The truth is, as foreigners we should leave specific instructions for our community, just in case something does happen to us. So I’ve prepared the following letter for my neighbor in case of my sudden demise:

Dearest Neighbor Kazu-chan,

The season has turned quite chilly/hot (circle one), I hope you are feeling well. I’m sorry for my sudden departure at such a busy time for you. I’m not sure what to do with myself either, so please contact my family in the U.S. at the phone number on the back of this letter. Just say these English words: “Amy, Heaven!” and give them my new email address.

If no one answers the phone, contact a priest in Japan who is able to make reservations with St. Peter as soon as possible.

If you have no luck finding a Christian priest, please contact the Buddhist priest here on the island so that he can put in a good word for me to Amida Nyorai so that I may enter Amida’s Pure Land instead.

I understand there is a river to cross in order to get to the “other shore,” and I hope this won’t be too big of a problem (I can swim, at any rate). Even if I do make it to the other shore, however, there is no guarantee of entry. You see, I have accrued merit from doing good deeds while here in Japan, but I’m not sure I have enough to enter the Pure Land. (Why do they never tell you exactly how much merit you need to get into the Pure Land? Do foreigners need more merit than Japanese? Do our merits expire with our visas?!).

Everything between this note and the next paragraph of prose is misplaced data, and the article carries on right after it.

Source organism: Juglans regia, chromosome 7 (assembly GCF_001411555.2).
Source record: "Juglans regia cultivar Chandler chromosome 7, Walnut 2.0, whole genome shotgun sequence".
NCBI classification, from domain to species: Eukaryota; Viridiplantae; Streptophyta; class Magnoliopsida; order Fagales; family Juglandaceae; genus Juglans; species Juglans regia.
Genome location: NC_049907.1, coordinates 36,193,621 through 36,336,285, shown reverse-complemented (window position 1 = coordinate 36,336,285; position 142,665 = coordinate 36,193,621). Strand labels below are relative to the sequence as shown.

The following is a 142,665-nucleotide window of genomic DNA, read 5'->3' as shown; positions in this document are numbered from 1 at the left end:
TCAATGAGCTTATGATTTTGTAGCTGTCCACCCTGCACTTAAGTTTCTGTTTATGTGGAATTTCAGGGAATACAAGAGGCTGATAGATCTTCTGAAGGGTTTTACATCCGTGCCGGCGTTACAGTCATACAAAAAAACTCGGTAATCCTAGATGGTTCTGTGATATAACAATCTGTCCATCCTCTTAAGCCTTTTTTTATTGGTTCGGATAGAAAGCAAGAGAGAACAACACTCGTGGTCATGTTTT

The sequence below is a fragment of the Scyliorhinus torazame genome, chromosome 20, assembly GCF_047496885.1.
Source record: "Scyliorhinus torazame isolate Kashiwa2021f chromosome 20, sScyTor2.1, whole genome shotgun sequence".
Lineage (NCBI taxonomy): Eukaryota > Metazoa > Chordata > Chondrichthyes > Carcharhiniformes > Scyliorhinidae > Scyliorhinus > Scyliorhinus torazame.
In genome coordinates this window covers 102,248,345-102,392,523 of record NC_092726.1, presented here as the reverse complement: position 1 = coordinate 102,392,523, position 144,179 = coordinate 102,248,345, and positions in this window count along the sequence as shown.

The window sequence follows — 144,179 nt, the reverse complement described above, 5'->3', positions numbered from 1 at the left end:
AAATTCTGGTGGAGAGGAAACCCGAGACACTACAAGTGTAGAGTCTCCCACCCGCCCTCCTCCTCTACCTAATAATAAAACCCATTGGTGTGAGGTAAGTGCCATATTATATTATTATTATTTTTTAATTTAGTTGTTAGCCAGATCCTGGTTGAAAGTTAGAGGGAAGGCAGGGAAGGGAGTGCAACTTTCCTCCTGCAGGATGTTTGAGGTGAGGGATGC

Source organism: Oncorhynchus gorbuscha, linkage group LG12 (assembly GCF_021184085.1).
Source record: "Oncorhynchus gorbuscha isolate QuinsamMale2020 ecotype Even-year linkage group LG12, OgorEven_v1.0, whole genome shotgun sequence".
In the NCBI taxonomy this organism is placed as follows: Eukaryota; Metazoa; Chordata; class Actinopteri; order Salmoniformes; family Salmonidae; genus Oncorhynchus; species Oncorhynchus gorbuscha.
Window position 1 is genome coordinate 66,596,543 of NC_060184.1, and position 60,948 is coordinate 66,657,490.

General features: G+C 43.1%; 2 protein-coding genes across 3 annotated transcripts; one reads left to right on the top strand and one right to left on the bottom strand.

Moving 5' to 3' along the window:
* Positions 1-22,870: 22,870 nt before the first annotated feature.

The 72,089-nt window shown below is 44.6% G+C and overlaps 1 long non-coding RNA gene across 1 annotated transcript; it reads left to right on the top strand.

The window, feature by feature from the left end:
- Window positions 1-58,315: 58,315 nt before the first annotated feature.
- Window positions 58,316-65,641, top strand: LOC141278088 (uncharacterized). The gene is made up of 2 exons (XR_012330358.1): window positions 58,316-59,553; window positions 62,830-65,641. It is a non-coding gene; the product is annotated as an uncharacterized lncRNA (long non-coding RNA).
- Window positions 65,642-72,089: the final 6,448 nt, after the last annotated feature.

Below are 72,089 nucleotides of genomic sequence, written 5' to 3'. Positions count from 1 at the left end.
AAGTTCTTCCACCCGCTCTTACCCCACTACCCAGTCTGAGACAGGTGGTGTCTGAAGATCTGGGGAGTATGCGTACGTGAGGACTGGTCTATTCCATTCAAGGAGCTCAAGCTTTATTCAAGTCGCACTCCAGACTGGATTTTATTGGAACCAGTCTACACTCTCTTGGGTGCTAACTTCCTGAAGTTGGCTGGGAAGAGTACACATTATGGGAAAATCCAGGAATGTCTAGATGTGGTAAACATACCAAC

In the case that I am some merit short, do you have any you could give me? With all the favors you’ve done for me over the years, I’m sure you are overflowing with merit. If not, could you go to the temple and do some shakyo sutra copying to gain some for me?

Thank you for your help. Please take care and don’t catch a cold.

The gaijin next door,

Amy